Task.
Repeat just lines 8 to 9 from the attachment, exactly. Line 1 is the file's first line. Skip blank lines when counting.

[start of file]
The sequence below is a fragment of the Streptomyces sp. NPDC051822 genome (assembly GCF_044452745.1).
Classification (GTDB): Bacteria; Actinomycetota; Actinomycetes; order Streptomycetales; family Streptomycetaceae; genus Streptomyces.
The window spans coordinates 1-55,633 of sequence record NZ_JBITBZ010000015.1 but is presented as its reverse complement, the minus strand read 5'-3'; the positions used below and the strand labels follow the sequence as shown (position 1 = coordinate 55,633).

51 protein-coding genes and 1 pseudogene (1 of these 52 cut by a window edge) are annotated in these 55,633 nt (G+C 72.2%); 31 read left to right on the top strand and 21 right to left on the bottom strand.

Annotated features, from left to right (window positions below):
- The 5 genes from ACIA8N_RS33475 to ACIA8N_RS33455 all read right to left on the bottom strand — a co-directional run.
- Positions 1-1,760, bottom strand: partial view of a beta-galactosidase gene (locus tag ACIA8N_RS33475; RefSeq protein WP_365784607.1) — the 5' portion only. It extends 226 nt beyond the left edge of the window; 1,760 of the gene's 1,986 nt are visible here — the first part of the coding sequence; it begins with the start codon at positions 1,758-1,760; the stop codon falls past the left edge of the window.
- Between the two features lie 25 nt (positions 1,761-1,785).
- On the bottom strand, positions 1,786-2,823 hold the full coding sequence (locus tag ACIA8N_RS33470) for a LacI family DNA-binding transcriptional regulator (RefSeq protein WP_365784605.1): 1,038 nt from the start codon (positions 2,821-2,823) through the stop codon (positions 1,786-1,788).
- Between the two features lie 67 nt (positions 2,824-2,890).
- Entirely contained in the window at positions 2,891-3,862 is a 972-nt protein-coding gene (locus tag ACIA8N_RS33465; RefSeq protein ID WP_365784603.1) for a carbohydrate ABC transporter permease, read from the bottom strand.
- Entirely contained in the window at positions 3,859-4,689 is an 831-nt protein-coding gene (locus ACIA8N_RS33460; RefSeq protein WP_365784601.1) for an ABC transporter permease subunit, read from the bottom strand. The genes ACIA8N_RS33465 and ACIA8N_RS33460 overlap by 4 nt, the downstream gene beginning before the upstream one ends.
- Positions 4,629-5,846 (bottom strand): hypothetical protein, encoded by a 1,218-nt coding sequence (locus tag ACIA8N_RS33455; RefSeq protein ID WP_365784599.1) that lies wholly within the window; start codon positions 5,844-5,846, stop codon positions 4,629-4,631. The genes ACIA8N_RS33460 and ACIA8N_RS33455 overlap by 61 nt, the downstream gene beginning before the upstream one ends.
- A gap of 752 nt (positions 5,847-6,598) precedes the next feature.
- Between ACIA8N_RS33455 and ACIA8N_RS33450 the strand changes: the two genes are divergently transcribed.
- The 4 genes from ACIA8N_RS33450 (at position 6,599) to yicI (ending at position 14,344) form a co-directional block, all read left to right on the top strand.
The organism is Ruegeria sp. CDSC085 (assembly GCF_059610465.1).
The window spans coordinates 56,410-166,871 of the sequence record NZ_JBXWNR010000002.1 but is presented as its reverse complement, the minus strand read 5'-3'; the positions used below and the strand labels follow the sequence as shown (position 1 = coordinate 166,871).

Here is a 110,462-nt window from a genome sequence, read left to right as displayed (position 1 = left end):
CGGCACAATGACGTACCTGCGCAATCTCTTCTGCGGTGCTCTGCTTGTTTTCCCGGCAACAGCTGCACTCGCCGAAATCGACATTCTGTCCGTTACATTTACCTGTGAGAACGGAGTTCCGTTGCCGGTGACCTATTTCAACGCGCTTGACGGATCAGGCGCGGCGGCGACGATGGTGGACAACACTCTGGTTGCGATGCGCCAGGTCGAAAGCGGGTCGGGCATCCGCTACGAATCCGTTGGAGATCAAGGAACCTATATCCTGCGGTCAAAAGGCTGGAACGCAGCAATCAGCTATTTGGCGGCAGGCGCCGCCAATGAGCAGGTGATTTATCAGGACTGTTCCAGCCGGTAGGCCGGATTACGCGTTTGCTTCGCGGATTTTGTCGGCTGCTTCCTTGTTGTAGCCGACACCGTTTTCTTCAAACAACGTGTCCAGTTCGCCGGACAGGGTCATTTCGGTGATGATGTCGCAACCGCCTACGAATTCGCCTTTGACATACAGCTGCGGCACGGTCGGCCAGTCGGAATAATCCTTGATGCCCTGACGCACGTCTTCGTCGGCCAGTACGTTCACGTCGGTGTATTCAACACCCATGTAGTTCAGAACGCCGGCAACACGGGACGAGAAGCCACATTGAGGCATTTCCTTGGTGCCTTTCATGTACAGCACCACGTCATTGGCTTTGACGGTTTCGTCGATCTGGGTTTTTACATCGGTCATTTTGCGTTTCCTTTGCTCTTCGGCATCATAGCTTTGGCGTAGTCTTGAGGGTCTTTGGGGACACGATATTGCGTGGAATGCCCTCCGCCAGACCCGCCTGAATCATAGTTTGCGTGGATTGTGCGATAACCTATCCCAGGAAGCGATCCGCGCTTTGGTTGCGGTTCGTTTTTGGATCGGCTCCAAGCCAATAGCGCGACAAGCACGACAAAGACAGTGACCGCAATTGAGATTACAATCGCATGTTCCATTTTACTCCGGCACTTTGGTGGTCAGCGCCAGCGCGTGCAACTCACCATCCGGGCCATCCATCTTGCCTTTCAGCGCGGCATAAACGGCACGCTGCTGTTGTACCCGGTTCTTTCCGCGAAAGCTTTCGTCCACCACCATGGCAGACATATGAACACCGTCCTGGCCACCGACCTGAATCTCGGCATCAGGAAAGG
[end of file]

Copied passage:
- Between the two features lie 25 nt (positions 1,761-1,785).
- On the bottom strand, positions 1,786-2,823 hold the full coding sequence (locus tag ACIA8N_RS33470) for a LacI family DNA-binding transcriptional regulator (RefSeq protein WP_365784605.1): 1,038 nt from the start codon (positions 2,821-2,823) through the stop codon (positions 1,786-1,788).